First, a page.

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Kisima Podcast

Kisima Podcast

By Kisima Podcast
A youth round table that focuses on youth issues, governance, civic education and some social commentary
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Social Responsibility
"No man is an island, no man stands alone."   We live in societies and communities that require some levels of caring for us to collectively thrive. Meet Mr. Kiarie Kariuki, a 22 year old man determined to reshape how we look at the communities we live in. Social Responsibility is our responsibility.
20:58
August 30, 2021
Understanding Civic Responsibility
What is civic education, civic responsibility and how can the Kenyan youth actively engage in such? On this episode, we are joined by Grace Maingi, the Executive Director at Uraia Trust, to help us understand these key areas, and also to shed a light to why it should matter to us.  Uraia Trust envisions an informed, empowered and democratic nation. Uraia works to provide quality civic education and to empower Kenyans to exercise our civic duty in order to realize our constitutional aspirations. Find them on: www.uraia.or.ke and Twitter (@) UraiaTrust  This episode is also available on: YouTube: https://youtu.be/yHLv2EMNvts Follow us on: Instagram: (@) Kisima_Podcast (@) _joymala (@) ___chahango___; Twitter: (@) KisimaPodcast (@) JoyMala_ (@) Chahango1 ; Medium: https://medium.com/@kisimapodcast Produced by Semabox: www.semabox.net
19:31
June 04, 2021
Kenyan Youth Must Refuse To Be Manufactured By The System
"This is a generation that is facing total identity crisis, taught more on the House of Commons and House of Lords, than the administration and geography of the land we call home. So when people mention of the injustices against other local communities by the “conservationists”, we have no place to engage, because those dynamics of how we are still owned by former colonial government was conveniently left out in education. I say identity crisis because, for most youth, anything African feels like that foreign thing that we now have to re-learn and adopt, which a lot of times, is also a gentrified version of the original. The colonizers were interested in a working population that thinks not outside the box. They wanted to tell you what to think, what to say and how to say it, what to feel, what to consume and what to do, with no questions asked. Our public education was therefore designed to be memory based and it punished any divergent views and closed doors for all those who could not comply. (Having the arts would nurture creativity, and understanding your true history would spark rebellion, just based off of one’s critical thinking, — which was bad for business.) If you passed this stage, further subjugation would await you in the employment sector, where you would operate as a cog in a machine; never ask questions, do as you are told, until ‘they’ retire you. In Kenya, the tactics used by the political elite emulate a colonial government in many aspects, which only proves that the colonizer changed face, but not its behaviors. The plot to subdue this large youth population has not fully worked out in our case, because, we also grew up in the age of the internet. With some effort to diligently study what was left out in our “set schooling parameters”, the house of cards immediately crumbles and the decolonization journey begins. The Kenyan youth is awakening to these realities. We refuse to be manufactured by the systems that be and we are taking charge of our fate. This might be a long journey because of the hurdles on our way; under-representation in decision making, unemployment, HELB loans, dilapidated public services, name it. Even so, these do not stand a chance in the way of someone that owns their mental faculties. We see the propaganda in mainstream media as exactly what it is. We understand the ills of a capitalist/consumerist society that seeks to make profits at all costs. Isn’t this why theft and corruption in public offices continues even at the expense of Kenyan lives? According to the 2019 Census, 75.1% of the Kenyan population are youth. As we also exist in a democracy, we have the power to shape the future that awaits us. These politics and poli-tricks remain as charades to distract us from the mega loots that happen every-day in government. So we stay vigilant! Let us be keen to understand all the ways that we can take part in the shaping of our fate. We refuse to be manufactured by the system!" ---- https://www.kisimapodcast.medium.com Keep it here, on the Kisima podcast. © Joy Mala, May 2021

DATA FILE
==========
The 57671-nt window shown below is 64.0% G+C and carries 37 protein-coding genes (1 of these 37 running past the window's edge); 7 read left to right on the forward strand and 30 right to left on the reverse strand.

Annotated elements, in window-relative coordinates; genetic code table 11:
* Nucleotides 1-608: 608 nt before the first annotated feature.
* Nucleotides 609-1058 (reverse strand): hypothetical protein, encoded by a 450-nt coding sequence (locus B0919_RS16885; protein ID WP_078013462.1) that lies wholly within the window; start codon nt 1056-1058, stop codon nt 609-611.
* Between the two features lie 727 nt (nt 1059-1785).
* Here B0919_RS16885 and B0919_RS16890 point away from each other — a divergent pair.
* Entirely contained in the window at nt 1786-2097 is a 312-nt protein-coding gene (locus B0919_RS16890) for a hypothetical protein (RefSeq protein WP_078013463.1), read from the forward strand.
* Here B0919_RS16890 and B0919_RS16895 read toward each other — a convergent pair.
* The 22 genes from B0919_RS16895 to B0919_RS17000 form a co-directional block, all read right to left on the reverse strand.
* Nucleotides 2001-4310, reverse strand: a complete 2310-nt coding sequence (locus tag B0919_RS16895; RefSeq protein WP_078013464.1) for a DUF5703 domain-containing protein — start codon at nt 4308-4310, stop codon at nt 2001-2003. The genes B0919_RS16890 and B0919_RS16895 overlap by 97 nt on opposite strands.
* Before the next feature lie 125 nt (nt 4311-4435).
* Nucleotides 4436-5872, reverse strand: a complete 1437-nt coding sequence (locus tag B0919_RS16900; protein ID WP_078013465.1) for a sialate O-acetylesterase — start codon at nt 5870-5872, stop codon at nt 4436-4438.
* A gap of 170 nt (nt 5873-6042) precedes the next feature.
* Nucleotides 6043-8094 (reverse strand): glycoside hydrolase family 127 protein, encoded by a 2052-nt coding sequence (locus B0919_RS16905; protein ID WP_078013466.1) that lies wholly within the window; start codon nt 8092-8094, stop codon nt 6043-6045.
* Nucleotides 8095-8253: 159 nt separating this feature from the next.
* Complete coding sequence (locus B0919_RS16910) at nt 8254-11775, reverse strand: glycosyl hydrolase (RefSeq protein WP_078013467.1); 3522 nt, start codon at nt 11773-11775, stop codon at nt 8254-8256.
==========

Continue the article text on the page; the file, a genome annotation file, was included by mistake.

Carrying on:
25:46
May 24, 2021